"It doesn't mean the extra games will be on TV because for us attendances at games are hugely important. But maybe a small number of extra games."
With such a swell of extra fixtures the prospect of Friday night games involving neighbouring teams is sure to be revisited.
However Cork chairman Ger Lane felt there was a lack of understanding about what is facing bigger dual counties from now on.
"With all due respect to some of the smaller counties that spoke here in favour of the motion, I think they have little knowledge of the impact that this will have on a county like Cork or Dublin where we have a lot of clubs.
"They are successful counties in both hurling and football and we would expect to be in the Super 8 in football. Granted, we wouldn't have been in the last couple of years but we would expect to be there and we would expect to be at the business end of the hurling championship every year.
"It's going to be a difficult one for us and it sends out a signal to dual counties that Croke Park are moving ahead regardless of our opinions."
Other motions carried will see Galway and Ulster teams compete in the Leinster U-21 Hurling Championship despite objections from a number of Leinster counties while Ulster teams will compete in the Leinster Minor Championship with Galway entering a three-team round robin involving the two beaten provincial finalists to determine two teams to qualify for All-Ireland semi-finals. Cork were successful with an amendment retaining All-Ireland U-21 Hurling semi-finals.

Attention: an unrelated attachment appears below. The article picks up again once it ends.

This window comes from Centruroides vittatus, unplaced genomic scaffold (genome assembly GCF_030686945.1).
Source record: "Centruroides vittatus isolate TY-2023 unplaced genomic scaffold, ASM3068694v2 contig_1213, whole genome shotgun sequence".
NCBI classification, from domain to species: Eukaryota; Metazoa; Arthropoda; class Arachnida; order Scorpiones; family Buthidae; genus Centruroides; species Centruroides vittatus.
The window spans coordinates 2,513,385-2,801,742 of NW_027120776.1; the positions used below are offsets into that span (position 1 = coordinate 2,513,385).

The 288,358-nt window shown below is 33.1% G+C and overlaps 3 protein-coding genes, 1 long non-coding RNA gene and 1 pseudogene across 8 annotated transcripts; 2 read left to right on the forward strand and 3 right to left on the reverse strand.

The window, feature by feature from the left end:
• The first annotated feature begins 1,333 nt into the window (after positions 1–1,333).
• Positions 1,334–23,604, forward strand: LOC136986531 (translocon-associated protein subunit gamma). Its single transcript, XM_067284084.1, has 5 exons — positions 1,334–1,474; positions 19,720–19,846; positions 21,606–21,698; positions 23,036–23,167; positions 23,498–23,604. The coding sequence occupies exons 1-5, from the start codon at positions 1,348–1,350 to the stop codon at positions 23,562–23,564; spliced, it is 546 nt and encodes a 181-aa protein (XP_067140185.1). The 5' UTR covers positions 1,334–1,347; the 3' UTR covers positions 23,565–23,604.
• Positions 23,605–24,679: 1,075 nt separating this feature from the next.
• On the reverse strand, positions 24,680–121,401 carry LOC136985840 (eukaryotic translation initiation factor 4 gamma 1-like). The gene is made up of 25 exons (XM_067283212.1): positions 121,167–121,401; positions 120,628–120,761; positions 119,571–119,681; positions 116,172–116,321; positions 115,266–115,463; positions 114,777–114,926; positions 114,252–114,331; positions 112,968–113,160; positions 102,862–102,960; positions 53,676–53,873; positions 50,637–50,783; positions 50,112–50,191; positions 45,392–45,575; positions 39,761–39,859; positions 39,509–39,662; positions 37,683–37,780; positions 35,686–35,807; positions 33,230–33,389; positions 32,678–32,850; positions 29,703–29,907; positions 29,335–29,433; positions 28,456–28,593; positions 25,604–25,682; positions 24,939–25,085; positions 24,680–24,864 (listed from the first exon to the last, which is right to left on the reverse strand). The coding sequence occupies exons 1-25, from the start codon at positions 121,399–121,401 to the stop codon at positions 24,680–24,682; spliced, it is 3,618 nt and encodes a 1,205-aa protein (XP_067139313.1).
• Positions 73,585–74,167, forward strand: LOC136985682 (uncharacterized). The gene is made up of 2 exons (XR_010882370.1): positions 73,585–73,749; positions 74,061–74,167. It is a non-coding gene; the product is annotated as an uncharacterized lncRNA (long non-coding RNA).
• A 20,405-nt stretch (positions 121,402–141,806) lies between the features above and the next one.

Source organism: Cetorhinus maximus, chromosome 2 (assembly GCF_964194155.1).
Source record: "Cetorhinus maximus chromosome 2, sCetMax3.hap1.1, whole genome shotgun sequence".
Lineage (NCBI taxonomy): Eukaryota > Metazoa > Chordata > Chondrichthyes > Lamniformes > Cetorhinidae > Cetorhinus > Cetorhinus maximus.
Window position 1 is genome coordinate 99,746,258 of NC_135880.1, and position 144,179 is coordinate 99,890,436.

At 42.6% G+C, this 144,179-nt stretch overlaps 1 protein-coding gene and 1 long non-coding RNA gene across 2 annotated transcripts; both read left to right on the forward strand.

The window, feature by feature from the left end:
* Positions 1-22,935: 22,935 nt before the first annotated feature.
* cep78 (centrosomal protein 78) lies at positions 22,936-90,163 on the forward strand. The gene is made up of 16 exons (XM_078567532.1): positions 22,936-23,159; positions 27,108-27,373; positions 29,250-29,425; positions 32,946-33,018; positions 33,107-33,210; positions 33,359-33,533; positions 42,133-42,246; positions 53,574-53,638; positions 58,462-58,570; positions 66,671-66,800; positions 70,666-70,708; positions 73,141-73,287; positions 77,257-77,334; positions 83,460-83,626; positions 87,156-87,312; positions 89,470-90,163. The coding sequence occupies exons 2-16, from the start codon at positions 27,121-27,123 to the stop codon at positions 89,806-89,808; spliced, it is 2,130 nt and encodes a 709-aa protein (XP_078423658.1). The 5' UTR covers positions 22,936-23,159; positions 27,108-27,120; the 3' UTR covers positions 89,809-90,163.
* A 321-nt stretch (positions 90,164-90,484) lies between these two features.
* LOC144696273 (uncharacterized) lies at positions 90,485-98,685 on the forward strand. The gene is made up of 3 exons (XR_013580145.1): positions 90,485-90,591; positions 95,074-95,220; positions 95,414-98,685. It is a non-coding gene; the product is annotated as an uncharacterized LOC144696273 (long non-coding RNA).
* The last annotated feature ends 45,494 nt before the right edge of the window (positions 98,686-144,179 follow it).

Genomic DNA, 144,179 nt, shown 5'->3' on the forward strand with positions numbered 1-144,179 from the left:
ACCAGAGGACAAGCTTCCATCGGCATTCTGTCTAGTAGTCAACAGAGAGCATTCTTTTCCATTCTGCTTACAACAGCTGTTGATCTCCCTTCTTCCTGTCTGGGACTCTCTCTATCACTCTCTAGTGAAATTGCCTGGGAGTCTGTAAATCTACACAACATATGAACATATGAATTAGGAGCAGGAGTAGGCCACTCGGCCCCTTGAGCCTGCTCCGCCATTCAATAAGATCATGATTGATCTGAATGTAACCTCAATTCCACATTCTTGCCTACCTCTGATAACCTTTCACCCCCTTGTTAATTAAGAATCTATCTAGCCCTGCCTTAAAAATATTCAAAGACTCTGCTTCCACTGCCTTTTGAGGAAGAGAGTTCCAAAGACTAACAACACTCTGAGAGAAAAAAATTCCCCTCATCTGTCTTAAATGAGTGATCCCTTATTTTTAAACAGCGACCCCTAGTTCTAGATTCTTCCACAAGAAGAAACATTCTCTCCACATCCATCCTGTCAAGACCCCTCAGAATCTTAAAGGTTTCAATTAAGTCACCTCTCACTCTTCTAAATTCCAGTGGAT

Inter-county tournaments from U-17 upwards will not be permitted with the exception of an U-19 hurling tournament after a Cork amendment with Longford's appeal to retain the popular Hastings Cup (U-20) falling on deaf ears.
A free-taking competition will decide qualifier, knock-out league and provincial club games if competing teams are still deadlocked after two periods of extra-time (20 minutes and 10 minutes) while counties will risk forfeiting a home league match if they embark on a training camp after the conclusions of the league, unless they fall within the permitted 17 or 10-day windows.